In both cases, we see that what gets in the way of grace, of receiving a gift, is pride in one form or another, that deadly sin. We think we are the only person with our problem. No one has had this problem before. To suggest that God has a universal answer, something as simple as merely doing as one is told and accepting a simple gift in a simple manner is just too much of a stretch – or should one say a stoop? Merely accepting, as Timothy is told to do, that Jesus is sufficient, that:

“If we have died with him, we will also live with him;
if we endure, we will also reign with him;
if we deny him, he will also deny us;
if we are faithless, he remains faithful–
for he cannot deny himself.”
Merely accepting is the clue to wholeness and a life lived within God’s gifts.

In a few minutes perhaps you will leave your seat and go to God’s table to receive promised gifts, the grace that goes before us and behind us, guiding and keeping us in the midst of everything. How on earth can a crumb of bread and a sip of wine address my extraordinary needs and problems? Or perhaps I will reach, take, and get on with life without a thought of “thanksgiving,” the word from which “Eucharist” derives.

Almost all healing is not the result of being “zapped” by God, but the result of being given an opportunity to anchor oneself in that which has been given, and an opportunity to live life with a new and different perspective. I accept the bread crumb and the sip of wine as a promise that I died with Jesus in baptism and rose to life, eternal life – something that starts at the font and not at the death bed.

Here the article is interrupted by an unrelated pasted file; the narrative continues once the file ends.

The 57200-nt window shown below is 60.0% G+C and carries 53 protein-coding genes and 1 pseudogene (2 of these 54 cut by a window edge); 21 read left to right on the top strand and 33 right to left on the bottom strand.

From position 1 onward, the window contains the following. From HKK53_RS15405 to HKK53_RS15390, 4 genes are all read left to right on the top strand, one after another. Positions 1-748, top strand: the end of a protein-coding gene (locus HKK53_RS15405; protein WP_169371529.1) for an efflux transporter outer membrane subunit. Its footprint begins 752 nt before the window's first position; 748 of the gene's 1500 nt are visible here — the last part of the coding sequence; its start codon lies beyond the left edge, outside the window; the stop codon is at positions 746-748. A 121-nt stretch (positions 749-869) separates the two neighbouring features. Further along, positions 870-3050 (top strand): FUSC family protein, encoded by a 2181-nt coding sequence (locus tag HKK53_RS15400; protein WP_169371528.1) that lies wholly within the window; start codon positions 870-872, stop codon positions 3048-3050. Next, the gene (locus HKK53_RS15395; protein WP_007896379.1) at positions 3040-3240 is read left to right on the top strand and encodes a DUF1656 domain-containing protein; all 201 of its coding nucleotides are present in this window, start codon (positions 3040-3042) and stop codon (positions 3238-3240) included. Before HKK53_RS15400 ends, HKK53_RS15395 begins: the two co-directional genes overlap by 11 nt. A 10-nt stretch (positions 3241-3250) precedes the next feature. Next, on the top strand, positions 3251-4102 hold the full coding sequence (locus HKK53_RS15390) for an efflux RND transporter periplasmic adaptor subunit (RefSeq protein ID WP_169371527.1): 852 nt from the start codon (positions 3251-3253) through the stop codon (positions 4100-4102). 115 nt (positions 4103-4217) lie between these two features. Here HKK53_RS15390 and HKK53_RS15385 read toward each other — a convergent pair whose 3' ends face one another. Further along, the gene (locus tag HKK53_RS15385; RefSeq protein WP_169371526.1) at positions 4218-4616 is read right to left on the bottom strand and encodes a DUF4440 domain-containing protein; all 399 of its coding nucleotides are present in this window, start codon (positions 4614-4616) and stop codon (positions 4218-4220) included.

So, as St. Paul reminds us, we are given the extraordinary gift to endure, to get on with life, a life made new and special because we are able to be thankful. Endurance doesn’t sound like much fun, but Christianity isn’t about fun, it is about cross-bearing, self-sacrifice, self-examination, admitting one’s faults and sins which get in the way of our vision of God. Yes, endurance made splendid, because we are given the gift of thanksgiving, of gratitude that we have been placed in the company of those who have gone before us in patient endurance; in the company of those who walk with us in joy. And we are given the gift of gratitude to be in the company of those who will come after us and who will endure as witnesses of the Christ who came, died, rose again and ascended into heaven and who restores everything and makes all things new.

Accepting simple gifts as the answer to what seem to be complicated needs takes humility. Accepting simple gifts when they work with thanksgiving takes a good deal of humility. Humility and being thankful are two sides of the same coin – a coin if you will, given to us by Jesus, who is equal with God but who empties himself to us and for us